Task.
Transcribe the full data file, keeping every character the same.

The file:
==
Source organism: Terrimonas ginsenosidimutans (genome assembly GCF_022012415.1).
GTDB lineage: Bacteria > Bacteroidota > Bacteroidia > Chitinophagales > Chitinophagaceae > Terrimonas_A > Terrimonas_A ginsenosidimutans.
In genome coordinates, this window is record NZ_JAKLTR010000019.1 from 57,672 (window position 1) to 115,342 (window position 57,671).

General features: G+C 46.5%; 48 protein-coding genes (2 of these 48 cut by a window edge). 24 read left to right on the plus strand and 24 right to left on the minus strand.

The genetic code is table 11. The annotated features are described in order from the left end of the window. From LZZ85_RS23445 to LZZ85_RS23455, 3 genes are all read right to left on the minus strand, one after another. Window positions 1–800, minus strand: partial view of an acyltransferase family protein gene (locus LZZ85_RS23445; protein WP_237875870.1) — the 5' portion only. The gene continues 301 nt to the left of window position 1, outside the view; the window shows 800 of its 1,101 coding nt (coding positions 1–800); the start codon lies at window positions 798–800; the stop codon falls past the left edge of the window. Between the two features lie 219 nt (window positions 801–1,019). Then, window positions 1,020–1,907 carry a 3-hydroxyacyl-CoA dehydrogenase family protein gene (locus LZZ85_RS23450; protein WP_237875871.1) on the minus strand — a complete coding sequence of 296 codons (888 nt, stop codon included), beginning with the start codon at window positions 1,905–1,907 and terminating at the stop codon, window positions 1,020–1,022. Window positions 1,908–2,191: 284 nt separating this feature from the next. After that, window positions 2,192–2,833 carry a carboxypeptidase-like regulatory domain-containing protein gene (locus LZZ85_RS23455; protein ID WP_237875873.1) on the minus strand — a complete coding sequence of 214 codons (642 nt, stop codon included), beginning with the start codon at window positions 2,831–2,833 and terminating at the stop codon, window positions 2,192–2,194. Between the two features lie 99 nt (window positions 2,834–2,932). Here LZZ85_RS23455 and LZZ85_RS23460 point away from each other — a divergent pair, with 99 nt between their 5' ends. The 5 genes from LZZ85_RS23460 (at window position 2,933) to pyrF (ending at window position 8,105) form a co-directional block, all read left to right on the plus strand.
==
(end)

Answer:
Source organism: Terrimonas ginsenosidimutans (genome assembly GCF_022012415.1).
GTDB lineage: Bacteria > Bacteroidota > Bacteroidia > Chitinophagales > Chitinophagaceae > Terrimonas_A > Terrimonas_A ginsenosidimutans.
In genome coordinates, this window is record NZ_JAKLTR010000019.1 from 57,672 (window position 1) to 115,342 (window position 57,671).

General features: G+C 46.5%; 48 protein-coding genes (2 of these 48 cut by a window edge). 24 read left to right on the plus strand and 24 right to left on the minus strand.

The genetic code is table 11. The annotated features are described in order from the left end of the window. From LZZ85_RS23445 to LZZ85_RS23455, 3 genes are all read right to left on the minus strand, one after another. Window positions 1–800, minus strand: partial view of an acyltransferase family protein gene (locus LZZ85_RS23445; protein WP_237875870.1) — the 5' portion only. The gene continues 301 nt to the left of window position 1, outside the view; the window shows 800 of its 1,101 coding nt (coding positions 1–800); the start codon lies at window positions 798–800; the stop codon falls past the left edge of the window. Between the two features lie 219 nt (window positions 801–1,019). Then, window positions 1,020–1,907 carry a 3-hydroxyacyl-CoA dehydrogenase family protein gene (locus LZZ85_RS23450; protein WP_237875871.1) on the minus strand — a complete coding sequence of 296 codons (888 nt, stop codon included), beginning with the start codon at window positions 1,905–1,907 and terminating at the stop codon, window positions 1,020–1,022. Window positions 1,908–2,191: 284 nt separating this feature from the next. After that, window positions 2,192–2,833 carry a carboxypeptidase-like regulatory domain-containing protein gene (locus LZZ85_RS23455; protein ID WP_237875873.1) on the minus strand — a complete coding sequence of 214 codons (642 nt, stop codon included), beginning with the start codon at window positions 2,831–2,833 and terminating at the stop codon, window positions 2,192–2,194. Between the two features lie 99 nt (window positions 2,834–2,932). Here LZZ85_RS23455 and LZZ85_RS23460 point away from each other — a divergent pair, with 99 nt between their 5' ends. The 5 genes from LZZ85_RS23460 (at window position 2,933) to pyrF (ending at window position 8,105) form a co-directional block, all read left to right on the plus strand.